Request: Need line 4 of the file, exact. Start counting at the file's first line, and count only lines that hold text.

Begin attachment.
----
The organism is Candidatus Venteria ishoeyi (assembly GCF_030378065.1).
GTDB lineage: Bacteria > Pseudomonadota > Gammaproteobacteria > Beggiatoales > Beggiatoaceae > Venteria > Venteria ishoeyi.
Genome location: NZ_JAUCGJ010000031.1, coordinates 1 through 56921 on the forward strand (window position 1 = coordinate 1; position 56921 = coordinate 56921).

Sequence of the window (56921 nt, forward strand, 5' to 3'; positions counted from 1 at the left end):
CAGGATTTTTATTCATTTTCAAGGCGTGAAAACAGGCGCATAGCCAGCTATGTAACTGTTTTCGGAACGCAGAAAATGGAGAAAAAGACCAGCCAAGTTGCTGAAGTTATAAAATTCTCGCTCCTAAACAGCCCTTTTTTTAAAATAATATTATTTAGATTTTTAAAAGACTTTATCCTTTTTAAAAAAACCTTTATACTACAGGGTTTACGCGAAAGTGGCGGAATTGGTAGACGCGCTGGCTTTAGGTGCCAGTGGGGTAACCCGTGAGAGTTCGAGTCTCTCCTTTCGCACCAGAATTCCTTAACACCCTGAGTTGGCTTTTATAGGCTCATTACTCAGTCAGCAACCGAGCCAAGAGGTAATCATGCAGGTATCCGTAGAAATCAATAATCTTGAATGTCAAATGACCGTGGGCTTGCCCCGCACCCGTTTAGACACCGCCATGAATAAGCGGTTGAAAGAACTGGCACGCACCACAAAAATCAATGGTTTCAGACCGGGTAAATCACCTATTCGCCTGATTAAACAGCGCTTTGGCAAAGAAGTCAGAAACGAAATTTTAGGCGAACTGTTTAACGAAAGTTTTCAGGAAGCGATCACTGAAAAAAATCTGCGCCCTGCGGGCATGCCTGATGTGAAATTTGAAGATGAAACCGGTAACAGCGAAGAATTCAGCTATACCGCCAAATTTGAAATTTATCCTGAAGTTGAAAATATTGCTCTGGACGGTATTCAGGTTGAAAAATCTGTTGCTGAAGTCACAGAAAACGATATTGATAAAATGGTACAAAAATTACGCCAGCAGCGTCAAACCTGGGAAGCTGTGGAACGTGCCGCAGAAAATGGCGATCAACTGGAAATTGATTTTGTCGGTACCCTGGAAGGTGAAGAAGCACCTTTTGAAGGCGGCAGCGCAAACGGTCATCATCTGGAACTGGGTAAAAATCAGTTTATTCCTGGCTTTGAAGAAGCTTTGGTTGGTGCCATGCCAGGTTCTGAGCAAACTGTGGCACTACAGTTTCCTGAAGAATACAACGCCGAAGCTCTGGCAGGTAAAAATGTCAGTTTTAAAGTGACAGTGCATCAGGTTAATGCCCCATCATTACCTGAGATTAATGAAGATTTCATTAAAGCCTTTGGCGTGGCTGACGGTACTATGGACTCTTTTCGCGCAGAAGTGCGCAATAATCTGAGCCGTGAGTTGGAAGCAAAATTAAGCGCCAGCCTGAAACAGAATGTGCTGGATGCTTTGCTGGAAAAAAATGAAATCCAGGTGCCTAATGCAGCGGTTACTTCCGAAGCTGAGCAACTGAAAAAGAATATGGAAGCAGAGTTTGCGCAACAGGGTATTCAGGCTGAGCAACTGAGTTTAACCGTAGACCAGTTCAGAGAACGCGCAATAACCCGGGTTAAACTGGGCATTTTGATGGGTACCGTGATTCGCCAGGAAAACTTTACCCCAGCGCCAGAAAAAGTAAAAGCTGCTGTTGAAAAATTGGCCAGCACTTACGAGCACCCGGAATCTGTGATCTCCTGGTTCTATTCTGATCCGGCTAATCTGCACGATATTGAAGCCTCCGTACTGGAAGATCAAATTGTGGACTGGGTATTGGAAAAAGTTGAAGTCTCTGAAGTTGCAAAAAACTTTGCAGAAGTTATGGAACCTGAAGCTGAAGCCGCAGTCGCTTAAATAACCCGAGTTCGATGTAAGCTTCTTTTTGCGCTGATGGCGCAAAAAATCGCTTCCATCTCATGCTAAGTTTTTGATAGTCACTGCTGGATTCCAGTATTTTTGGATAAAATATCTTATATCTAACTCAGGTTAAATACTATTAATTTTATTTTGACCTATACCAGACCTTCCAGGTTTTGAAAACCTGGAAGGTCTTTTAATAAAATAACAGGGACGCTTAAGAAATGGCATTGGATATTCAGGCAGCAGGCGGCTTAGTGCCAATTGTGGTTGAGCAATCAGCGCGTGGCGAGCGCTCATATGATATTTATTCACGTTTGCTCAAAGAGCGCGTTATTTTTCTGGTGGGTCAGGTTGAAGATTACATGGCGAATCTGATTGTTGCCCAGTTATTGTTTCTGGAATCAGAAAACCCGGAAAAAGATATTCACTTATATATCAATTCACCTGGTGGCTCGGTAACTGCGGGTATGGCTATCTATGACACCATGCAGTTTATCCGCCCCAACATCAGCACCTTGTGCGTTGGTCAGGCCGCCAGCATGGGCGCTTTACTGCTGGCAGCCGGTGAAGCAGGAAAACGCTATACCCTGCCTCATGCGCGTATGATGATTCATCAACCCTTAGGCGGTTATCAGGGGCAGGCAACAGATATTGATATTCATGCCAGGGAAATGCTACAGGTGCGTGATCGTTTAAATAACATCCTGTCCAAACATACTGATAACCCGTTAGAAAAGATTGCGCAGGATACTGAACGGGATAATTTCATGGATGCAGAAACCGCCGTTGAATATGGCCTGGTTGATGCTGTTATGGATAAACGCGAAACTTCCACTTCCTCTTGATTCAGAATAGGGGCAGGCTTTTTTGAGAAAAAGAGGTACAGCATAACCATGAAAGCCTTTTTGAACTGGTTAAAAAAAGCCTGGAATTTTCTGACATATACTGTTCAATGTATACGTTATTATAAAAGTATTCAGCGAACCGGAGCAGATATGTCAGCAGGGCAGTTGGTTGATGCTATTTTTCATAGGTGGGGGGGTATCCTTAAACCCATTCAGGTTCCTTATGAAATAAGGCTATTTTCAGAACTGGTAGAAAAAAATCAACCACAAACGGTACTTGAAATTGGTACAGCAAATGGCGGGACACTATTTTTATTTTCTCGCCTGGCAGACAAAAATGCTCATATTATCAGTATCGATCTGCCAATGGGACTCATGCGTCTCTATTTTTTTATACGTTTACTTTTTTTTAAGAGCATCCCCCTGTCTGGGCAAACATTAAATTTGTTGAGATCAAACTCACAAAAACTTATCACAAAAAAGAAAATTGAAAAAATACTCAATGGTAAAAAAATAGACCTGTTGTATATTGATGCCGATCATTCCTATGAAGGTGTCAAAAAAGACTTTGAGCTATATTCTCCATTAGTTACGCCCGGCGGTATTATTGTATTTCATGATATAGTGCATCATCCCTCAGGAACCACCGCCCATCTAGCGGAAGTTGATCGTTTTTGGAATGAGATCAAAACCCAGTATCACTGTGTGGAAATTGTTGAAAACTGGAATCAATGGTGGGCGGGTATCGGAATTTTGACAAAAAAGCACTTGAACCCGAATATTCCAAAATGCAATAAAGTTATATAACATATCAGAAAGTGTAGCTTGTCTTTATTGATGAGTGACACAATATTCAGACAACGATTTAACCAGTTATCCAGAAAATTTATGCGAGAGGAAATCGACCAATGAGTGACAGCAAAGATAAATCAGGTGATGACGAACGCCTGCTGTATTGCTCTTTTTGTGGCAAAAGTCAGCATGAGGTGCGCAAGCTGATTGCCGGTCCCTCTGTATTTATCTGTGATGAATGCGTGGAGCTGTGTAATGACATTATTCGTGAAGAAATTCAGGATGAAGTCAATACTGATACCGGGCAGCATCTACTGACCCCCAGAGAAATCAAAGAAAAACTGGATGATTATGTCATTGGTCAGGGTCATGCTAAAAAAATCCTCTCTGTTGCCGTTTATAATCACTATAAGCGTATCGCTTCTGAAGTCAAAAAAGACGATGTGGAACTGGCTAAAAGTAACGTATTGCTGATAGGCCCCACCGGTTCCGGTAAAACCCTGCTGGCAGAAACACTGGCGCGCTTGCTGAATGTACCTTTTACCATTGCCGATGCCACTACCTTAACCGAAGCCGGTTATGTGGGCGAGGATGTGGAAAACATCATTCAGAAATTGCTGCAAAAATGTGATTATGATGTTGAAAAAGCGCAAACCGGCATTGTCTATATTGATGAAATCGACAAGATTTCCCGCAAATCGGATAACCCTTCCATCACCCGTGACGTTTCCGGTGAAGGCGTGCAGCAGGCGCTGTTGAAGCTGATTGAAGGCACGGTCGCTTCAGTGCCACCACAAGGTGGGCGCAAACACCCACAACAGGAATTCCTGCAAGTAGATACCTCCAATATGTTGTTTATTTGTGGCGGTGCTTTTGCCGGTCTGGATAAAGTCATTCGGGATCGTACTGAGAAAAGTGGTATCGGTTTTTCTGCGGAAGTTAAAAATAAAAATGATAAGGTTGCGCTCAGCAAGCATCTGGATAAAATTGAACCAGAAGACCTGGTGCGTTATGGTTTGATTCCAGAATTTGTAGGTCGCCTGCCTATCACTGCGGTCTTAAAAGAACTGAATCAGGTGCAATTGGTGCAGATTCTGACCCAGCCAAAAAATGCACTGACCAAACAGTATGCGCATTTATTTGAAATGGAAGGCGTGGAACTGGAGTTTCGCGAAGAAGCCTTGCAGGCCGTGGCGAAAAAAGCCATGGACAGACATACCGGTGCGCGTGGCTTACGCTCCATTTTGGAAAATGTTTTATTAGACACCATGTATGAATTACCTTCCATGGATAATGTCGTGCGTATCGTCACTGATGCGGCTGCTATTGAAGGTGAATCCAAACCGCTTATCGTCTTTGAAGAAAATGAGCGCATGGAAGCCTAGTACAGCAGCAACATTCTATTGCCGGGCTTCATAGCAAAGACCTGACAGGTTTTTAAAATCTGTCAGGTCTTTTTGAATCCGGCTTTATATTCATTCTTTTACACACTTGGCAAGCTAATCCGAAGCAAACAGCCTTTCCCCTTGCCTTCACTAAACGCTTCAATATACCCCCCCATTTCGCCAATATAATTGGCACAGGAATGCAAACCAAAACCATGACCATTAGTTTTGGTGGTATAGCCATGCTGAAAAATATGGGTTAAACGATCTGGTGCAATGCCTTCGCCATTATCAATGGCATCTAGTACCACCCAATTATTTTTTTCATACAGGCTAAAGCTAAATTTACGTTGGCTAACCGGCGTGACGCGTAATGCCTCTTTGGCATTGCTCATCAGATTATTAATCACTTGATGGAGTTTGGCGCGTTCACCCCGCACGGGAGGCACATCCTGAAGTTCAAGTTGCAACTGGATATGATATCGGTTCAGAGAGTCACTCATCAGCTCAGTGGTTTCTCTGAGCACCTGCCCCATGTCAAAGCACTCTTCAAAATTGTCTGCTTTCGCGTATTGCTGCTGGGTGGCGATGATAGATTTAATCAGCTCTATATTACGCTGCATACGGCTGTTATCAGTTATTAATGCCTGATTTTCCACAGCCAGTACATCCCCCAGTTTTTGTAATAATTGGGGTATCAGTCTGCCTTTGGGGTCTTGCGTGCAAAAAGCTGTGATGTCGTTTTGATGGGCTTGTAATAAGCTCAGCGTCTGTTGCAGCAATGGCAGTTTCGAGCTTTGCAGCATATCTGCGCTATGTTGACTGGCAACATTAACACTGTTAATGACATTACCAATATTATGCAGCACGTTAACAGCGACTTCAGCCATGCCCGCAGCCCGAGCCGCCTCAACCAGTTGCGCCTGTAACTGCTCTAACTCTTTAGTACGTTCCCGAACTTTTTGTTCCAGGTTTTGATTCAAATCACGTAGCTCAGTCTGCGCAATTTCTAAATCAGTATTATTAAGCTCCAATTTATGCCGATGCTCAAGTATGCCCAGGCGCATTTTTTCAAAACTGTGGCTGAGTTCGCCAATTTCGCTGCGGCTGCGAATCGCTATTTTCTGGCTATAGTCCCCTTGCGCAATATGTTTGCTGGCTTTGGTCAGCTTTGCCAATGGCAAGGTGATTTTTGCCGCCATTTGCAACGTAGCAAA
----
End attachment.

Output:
Sequence of the window (56921 nt, forward strand, 5' to 3'; positions counted from 1 at the left end):